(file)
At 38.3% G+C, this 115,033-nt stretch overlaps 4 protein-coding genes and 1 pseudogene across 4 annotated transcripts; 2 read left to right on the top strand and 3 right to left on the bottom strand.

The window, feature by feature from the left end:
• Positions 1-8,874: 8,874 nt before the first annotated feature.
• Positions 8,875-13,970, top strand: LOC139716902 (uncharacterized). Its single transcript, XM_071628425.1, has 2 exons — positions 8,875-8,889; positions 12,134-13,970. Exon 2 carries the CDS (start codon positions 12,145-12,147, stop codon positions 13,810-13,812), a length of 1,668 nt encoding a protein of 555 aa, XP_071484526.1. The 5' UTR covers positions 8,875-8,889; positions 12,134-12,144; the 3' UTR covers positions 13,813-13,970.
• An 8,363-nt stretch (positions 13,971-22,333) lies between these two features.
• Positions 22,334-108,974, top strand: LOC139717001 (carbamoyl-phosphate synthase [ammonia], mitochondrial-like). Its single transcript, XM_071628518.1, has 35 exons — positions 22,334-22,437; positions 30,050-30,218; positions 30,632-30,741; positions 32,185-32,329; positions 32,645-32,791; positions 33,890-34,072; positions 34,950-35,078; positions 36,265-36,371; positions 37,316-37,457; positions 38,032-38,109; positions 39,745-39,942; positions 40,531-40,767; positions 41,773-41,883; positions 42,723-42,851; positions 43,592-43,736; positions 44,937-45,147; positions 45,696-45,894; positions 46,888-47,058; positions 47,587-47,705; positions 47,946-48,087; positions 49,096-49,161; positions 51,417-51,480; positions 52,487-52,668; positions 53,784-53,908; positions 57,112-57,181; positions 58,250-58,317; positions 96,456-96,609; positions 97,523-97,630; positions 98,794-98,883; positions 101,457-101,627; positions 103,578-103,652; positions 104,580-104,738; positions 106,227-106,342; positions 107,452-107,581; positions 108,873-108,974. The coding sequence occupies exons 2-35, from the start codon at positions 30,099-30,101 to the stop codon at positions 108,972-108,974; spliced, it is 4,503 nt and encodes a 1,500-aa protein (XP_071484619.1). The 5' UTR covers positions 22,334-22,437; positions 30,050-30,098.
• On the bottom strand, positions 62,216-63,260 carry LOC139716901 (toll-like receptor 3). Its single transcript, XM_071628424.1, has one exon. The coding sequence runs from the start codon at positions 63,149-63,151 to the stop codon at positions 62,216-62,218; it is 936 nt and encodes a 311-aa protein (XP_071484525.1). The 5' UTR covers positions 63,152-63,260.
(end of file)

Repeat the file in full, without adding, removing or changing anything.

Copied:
At 38.3% G+C, this 115,033-nt stretch overlaps 4 protein-coding genes and 1 pseudogene across 4 annotated transcripts; 2 read left to right on the top strand and 3 right to left on the bottom strand.

The window, feature by feature from the left end:
• Positions 1-8,874: 8,874 nt before the first annotated feature.
• Positions 8,875-13,970, top strand: LOC139716902 (uncharacterized). Its single transcript, XM_071628425.1, has 2 exons — positions 8,875-8,889; positions 12,134-13,970. Exon 2 carries the CDS (start codon positions 12,145-12,147, stop codon positions 13,810-13,812), a length of 1,668 nt encoding a protein of 555 aa, XP_071484526.1. The 5' UTR covers positions 8,875-8,889; positions 12,134-12,144; the 3' UTR covers positions 13,813-13,970.
• An 8,363-nt stretch (positions 13,971-22,333) lies between these two features.
• Positions 22,334-108,974, top strand: LOC139717001 (carbamoyl-phosphate synthase [ammonia], mitochondrial-like). Its single transcript, XM_071628518.1, has 35 exons — positions 22,334-22,437; positions 30,050-30,218; positions 30,632-30,741; positions 32,185-32,329; positions 32,645-32,791; positions 33,890-34,072; positions 34,950-35,078; positions 36,265-36,371; positions 37,316-37,457; positions 38,032-38,109; positions 39,745-39,942; positions 40,531-40,767; positions 41,773-41,883; positions 42,723-42,851; positions 43,592-43,736; positions 44,937-45,147; positions 45,696-45,894; positions 46,888-47,058; positions 47,587-47,705; positions 47,946-48,087; positions 49,096-49,161; positions 51,417-51,480; positions 52,487-52,668; positions 53,784-53,908; positions 57,112-57,181; positions 58,250-58,317; positions 96,456-96,609; positions 97,523-97,630; positions 98,794-98,883; positions 101,457-101,627; positions 103,578-103,652; positions 104,580-104,738; positions 106,227-106,342; positions 107,452-107,581; positions 108,873-108,974. The coding sequence occupies exons 2-35, from the start codon at positions 30,099-30,101 to the stop codon at positions 108,972-108,974; spliced, it is 4,503 nt and encodes a 1,500-aa protein (XP_071484619.1). The 5' UTR covers positions 22,334-22,437; positions 30,050-30,098.
• On the bottom strand, positions 62,216-63,260 carry LOC139716901 (toll-like receptor 3). Its single transcript, XM_071628424.1, has one exon. The coding sequence runs from the start codon at positions 63,149-63,151 to the stop codon at positions 62,216-62,218; it is 936 nt and encodes a 311-aa protein (XP_071484525.1). The 5' UTR covers positions 63,152-63,260.